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How dare an H5N1 avian flu virus
disobey an EC directive,
while the UK government won't.
Teviot Scientific, Cultybraggan Farm, Comrie,
Filed 13 Feb 07
The virulent strain H5N1 of the avian flu
virus hit the Bernard Matthews massive turkey farm in Suffolk allegedly
on Tuesday. The infection was not notified to the authorities until
Thursday, and restrictions on movements were put not in place until
That is a hugely long time between
the birds initially going down with the virus and the setting up
of restricted and protected areas, with a radius of 3km and 10 km,
The nation was initially told, on
the advice of government vets and DEFRA scientists, that the most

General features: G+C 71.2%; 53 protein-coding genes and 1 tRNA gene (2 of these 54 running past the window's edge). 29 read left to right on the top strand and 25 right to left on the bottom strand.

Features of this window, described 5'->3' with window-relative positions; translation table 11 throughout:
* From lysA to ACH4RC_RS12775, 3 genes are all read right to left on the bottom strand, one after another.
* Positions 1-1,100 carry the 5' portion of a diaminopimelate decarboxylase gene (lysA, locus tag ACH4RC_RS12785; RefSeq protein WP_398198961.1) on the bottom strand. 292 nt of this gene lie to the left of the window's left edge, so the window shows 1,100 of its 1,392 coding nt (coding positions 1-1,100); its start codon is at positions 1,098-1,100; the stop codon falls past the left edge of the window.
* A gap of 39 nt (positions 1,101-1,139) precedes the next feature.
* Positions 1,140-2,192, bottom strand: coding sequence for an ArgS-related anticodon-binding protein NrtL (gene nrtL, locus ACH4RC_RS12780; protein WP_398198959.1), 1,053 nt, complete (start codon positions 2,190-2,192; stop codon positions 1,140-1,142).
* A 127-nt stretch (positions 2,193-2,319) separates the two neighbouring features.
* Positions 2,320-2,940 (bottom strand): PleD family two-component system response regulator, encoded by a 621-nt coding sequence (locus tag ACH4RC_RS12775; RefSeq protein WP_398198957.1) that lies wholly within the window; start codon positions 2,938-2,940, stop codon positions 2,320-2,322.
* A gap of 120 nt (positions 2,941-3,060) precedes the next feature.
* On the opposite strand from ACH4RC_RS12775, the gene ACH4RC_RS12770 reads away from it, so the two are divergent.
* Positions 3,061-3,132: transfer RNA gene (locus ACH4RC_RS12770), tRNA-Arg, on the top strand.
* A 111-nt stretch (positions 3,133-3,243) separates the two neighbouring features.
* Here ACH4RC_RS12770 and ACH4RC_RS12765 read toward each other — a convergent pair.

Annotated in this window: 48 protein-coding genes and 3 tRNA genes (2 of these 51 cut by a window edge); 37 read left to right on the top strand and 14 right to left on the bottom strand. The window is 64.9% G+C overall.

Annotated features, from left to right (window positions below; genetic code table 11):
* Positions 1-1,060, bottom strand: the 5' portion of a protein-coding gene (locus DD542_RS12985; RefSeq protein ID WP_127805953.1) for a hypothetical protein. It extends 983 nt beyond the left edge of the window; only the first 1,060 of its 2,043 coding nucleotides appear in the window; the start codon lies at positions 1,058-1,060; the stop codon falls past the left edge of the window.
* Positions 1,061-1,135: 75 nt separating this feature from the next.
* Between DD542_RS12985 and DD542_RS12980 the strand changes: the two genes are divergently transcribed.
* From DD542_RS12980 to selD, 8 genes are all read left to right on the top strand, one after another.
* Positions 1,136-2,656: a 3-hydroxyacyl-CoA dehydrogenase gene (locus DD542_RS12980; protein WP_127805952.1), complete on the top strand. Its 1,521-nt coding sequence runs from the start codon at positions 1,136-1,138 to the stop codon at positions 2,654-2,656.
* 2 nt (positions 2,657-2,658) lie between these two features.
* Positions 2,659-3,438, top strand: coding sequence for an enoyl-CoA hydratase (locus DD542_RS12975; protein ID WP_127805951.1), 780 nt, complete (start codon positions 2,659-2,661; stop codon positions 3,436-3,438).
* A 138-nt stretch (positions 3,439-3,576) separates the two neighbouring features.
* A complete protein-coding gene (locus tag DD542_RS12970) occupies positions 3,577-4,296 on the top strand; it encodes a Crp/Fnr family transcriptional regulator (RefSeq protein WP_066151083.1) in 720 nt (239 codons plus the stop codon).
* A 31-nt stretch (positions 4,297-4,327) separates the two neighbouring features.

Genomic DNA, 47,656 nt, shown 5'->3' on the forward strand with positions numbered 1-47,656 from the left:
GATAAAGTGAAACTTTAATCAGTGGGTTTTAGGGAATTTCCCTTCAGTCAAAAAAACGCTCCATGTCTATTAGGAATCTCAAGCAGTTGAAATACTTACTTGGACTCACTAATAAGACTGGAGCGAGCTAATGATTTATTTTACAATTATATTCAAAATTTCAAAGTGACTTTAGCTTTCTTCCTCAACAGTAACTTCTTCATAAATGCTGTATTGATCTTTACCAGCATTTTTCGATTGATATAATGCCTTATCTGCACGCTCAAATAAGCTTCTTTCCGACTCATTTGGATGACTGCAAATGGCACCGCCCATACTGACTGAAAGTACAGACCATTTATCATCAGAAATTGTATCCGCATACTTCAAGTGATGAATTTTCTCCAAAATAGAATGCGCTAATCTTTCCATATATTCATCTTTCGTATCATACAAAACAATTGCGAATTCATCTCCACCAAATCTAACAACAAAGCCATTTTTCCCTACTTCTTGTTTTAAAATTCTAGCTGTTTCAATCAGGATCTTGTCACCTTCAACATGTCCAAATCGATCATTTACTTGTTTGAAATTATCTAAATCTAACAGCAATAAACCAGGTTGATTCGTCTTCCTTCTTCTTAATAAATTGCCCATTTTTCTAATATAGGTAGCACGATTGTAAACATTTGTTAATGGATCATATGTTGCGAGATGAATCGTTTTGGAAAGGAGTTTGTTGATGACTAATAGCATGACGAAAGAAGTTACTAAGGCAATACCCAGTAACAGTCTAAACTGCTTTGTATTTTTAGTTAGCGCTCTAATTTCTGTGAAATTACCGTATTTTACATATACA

likely cause was a migrating bird. Apparently this was because previous
outbreaks were thought to due to them. But the trouble here was
that this is not the migrating time for such birds.
It apparently took a staggering long
time to establish, or let it be known, that the Bernard Matthews
turkey enterprise, was so enterprising that had another factory
in Hungary, and that regular deliveries of turkey meat came from
the Bernard Matthews factory in Hungary to their one in Suffolk.
Surely, commonsense would say that this would be much the most likely
mode of H5N1 infection at Suffolk, especially since it was an established
fact that H5N1 had been present in Hungary for the past several
weeks, and official restriction and protective orders were still
in place. But the factory that Bernard Matthews was dealing with
were in Hungary was allegedly a short distance out with these zones.
So Bernard Matthews appeared to be doing nothing illegal, but were
not using commonsense. Neither were defra.